Mini-Europe offers tourists a one-stop tour of the continent's most famous buildings.
"If it's Tuesday, this must be Belgium." As I clatter down the steps of the Brussels Metro, I'm thinking of the 1969 movie title that made fun of the breakneck pace of European sightseeing tours.
As it happens, it's Sunday here in the Belgian capital. But I'm in just as much of a rush as the harried cinematic passengers on their cross-European coach trip. I've just arrived from London on the Eurostar train, and only have an hour before admission closes at Mini-Europe.
Yes, Mini-Europe. The Continent might have a worldwide reputation for stylish, urbane design (where would we be without the French word chic?), but instead I'm headed for Belgium's daggiest attraction.
Spread across beautiful landscaped gardens in the city's north are replicas of 350 famous buildings and monuments from across the European Union, recreated at a scale of 1:25.
Thus, the model of London's clock tower that houses Big Ben is four metres high, and the replica Eiffel Tower is as tall as a three-storey building.
As if it really were a strange European Lilliput, Mini-Europe has its own waterways, airport, rail network, and tiny model citizens.
But I'm getting ahead of myself. First, I have to thread my way from Heysel Metro Station through the other sections of Bruparck, a jumble of recreational facilities built on the site of the 1958 World's Fair, Expo 58. There's a water park, a cinema complex, and numerous eateries in a replica Belgian village known as, well, The Village.
All of this is overshadowed by the giant Atomium. Once described as "Europe's most bizarre building" by CNN, it's a 100-metre-high replica of an atom, containing nine gleaming steel spheres connected by walkways.
It's too late in the day for me to enter the Atomium, but I'm after more pint-sized amusement as the sun slowly lowers towards the horizon.
Mini-Europe has an attractive setting, its gardens spread over gently undulating slopes. But the stars of the show are its replicas, including such well-known structures as Athens' Acropolis, Pisa's Leaning Tower, and the Arc de Triomphe of Paris. Modern architecture is represented as well, including Paris' Pompidou Centre.
So far, so good. But what makes this exhibition guaranteed fun are all the added details. As if it really were a strange European Lilliput, Mini-Europe has its own waterways, airport, rail network, and tiny model citizens.
And they move. Planes taxi across the miniature airstrips, cargo ships move their loads of tiny containers from port to port, model trains zip along tracks, and a ferris wheel turns. In an exciting moment, the metal plate I'm standing on shakes as an undersized Mount Vesuvius erupts.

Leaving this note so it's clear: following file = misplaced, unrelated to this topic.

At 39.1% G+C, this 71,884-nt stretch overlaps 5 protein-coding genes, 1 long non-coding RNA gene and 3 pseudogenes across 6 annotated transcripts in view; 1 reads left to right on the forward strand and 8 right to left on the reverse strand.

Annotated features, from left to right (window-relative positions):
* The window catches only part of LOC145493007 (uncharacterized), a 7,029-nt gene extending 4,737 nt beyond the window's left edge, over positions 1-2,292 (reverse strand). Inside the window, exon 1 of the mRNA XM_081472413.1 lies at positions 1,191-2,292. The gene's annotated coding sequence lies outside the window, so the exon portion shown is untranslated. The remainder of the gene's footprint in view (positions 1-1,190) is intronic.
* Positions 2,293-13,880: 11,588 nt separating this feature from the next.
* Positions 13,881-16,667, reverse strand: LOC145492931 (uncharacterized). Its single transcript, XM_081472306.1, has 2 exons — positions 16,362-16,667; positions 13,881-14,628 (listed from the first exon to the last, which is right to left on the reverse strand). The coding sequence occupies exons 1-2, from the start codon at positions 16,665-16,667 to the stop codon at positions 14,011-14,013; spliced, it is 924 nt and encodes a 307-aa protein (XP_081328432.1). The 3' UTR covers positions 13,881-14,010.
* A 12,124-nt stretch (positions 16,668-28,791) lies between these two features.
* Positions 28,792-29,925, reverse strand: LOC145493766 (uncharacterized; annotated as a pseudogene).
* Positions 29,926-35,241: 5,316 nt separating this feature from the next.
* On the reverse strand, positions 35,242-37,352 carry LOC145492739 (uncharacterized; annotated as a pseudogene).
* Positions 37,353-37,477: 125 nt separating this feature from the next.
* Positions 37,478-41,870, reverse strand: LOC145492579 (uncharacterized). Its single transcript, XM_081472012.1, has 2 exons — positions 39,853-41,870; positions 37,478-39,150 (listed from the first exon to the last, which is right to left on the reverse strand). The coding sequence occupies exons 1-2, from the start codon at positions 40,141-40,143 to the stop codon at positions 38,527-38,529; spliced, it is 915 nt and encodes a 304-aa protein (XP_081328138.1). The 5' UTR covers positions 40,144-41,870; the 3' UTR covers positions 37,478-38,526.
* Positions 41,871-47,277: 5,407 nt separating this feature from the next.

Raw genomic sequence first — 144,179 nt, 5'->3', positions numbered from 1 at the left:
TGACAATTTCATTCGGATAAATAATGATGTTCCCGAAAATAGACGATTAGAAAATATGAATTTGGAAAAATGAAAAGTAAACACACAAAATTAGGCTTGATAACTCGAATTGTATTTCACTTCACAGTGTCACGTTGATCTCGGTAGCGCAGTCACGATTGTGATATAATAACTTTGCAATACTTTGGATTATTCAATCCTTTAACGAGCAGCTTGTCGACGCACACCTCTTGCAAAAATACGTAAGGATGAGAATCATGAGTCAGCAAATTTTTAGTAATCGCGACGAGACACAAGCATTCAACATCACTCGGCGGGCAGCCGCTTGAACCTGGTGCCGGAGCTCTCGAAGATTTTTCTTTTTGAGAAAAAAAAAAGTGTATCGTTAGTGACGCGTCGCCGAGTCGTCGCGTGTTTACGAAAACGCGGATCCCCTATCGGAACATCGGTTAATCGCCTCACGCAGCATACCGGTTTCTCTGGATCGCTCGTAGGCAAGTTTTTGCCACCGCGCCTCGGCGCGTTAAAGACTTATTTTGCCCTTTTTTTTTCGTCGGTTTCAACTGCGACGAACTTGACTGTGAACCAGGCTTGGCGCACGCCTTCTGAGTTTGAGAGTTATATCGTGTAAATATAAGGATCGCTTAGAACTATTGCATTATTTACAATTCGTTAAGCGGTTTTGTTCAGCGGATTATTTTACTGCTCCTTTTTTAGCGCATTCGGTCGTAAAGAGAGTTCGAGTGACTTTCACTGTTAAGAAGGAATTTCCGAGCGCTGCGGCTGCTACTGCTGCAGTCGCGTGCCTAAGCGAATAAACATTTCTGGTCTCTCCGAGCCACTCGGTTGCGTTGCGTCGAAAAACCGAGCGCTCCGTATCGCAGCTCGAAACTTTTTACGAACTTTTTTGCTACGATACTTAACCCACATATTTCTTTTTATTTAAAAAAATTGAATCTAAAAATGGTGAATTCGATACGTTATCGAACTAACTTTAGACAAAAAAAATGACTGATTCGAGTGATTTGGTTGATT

These effects are enhanced by buttons on the fences in front of each structure. When pressed, they play music associated with the country being showcased.
Interspersed with the international buildings are models of many Belgian structures, giving me a chance to have an up-close look at the sized-down belfry from Bruges, Leuven's town hall, and the Castle of Veves at Celles.
Dotted among the architecture, model citizens attend concerts and demonstrations. In one detailed scene, dozens of tiny people cluster around a replica of the annual carpet of flowers laid out in Brussels' Grand Place.
The attention to detail is impressive, with the figures each distinctively painted. In one corner of the square, a group holds up a banner supporting the Belgian national football team, the Red Devils. Further on, diminutive residents clamber on top of a replica Berlin Wall as it snakes its way past the Brandenburg Gate, to hammering sounds suggesting its imminent demolition.
A more sombre note is struck by a tableau combining models of several war cemeteries from World War I, a conflict which overwhelmed Belgium a century ago.
Thoughtful notation explains the details of the replicated Belgian, French, British, Italian and German cemeteries, including replicas of emotive statues of grieving parents located at the Vladslo German war cemetery near Diksmuide, Belgium.
The sun will soon set, so it's time for me to go.
Back in the city centre, having dinner at a steakhouse, I'm surrounded by a typically Brussels mix of art nouveau and modernist buildings – but this time at full size.
The steak with green pepper sauce and frites, along with a large beer, is anything but miniature. At any size, however, it's the taste of Belgium.
Tim Richards travelled courtesy of Railbookers Australia.
Emirates (emirates.com) flies to Brussels via Dubai, from $1800 return.
Alternatively, Railbookers (railbookers.com.au) can arrange a rail itinerary to Brussels from London and other European cities.
Hilton Brussels City, Place Rogier 20, Brussels (hilton.com).
Pantone Hotel, Place Loix 1, Brussels (pantonehotel.com).
Brussels Grill, Avenue du Boulevard 21, Brussels (brussels-grill.be).
Volle Gas, Place Fernand Cocq 21, Brussels (restaurant-volle-gas-bruxelles.be).
Mini-Europe, Boulevard du Centenaire 20, Brussels (minieurope.com). Admission €14.50 ($23).